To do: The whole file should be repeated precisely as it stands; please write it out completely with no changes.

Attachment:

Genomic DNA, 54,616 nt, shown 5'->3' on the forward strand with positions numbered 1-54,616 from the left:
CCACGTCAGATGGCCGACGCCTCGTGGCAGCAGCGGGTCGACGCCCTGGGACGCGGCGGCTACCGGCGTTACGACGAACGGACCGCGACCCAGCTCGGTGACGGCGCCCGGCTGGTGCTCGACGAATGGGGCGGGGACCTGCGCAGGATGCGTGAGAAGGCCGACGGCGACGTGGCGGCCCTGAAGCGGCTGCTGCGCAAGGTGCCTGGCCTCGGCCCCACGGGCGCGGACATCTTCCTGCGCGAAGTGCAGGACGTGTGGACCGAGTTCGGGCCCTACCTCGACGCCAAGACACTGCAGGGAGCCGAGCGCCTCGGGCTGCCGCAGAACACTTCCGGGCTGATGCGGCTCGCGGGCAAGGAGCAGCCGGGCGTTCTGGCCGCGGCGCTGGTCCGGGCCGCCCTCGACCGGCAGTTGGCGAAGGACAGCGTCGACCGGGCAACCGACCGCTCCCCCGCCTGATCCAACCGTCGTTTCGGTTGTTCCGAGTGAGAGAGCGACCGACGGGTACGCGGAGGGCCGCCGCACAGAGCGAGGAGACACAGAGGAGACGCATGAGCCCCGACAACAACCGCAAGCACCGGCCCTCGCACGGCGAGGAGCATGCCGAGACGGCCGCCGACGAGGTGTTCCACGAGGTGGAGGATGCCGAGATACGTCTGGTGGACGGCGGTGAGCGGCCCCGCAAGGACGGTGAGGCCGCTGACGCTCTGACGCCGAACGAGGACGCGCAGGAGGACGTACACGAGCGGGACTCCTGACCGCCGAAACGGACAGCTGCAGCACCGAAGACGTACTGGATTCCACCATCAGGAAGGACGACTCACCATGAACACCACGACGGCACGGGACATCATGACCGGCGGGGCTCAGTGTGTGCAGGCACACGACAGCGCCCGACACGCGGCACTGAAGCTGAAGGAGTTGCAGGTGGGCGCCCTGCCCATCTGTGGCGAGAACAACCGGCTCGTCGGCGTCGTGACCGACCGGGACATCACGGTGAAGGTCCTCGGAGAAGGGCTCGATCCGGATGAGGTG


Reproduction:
Genomic DNA, 54,616 nt, shown 5'->3' on the forward strand with positions numbered 1-54,616 from the left:
CCACGTCAGATGGCCGACGCCTCGTGGCAGCAGCGGGTCGACGCCCTGGGACGCGGCGGCTACCGGCGTTACGACGAACGGACCGCGACCCAGCTCGGTGACGGCGCCCGGCTGGTGCTCGACGAATGGGGCGGGGACCTGCGCAGGATGCGTGAGAAGGCCGACGGCGACGTGGCGGCCCTGAAGCGGCTGCTGCGCAAGGTGCCTGGCCTCGGCCCCACGGGCGCGGACATCTTCCTGCGCGAAGTGCAGGACGTGTGGACCGAGTTCGGGCCCTACCTCGACGCCAAGACACTGCAGGGAGCCGAGCGCCTCGGGCTGCCGCAGAACACTTCCGGGCTGATGCGGCTCGCGGGCAAGGAGCAGCCGGGCGTTCTGGCCGCGGCGCTGGTCCGGGCCGCCCTCGACCGGCAGTTGGCGAAGGACAGCGTCGACCGGGCAACCGACCGCTCCCCCGCCTGATCCAACCGTCGTTTCGGTTGTTCCGAGTGAGAGAGCGACCGACGGGTACGCGGAGGGCCGCCGCACAGAGCGAGGAGACACAGAGGAGACGCATGAGCCCCGACAACAACCGCAAGCACCGGCCCTCGCACGGCGAGGAGCATGCCGAGACGGCCGCCGACGAGGTGTTCCACGAGGTGGAGGATGCCGAGATACGTCTGGTGGACGGCGGTGAGCGGCCCCGCAAGGACGGTGAGGCCGCTGACGCTCTGACGCCGAACGAGGACGCGCAGGAGGACGTACACGAGCGGGACTCCTGACCGCCGAAACGGACAGCTGCAGCACCGAAGACGTACTGGATTCCACCATCAGGAAGGACGACTCACCATGAACACCACGACGGCACGGGACATCATGACCGGCGGGGCTCAGTGTGTGCAGGCACACGACAGCGCCCGACACGCGGCACTGAAGCTGAAGGAGTTGCAGGTGGGCGCCCTGCCCATCTGTGGCGAGAACAACCGGCTCGTCGGCGTCGTGACCGACCGGGACATCACGGTGAAGGTCCTCGGAGAAGGGCTCGATCCGGATGAGGTG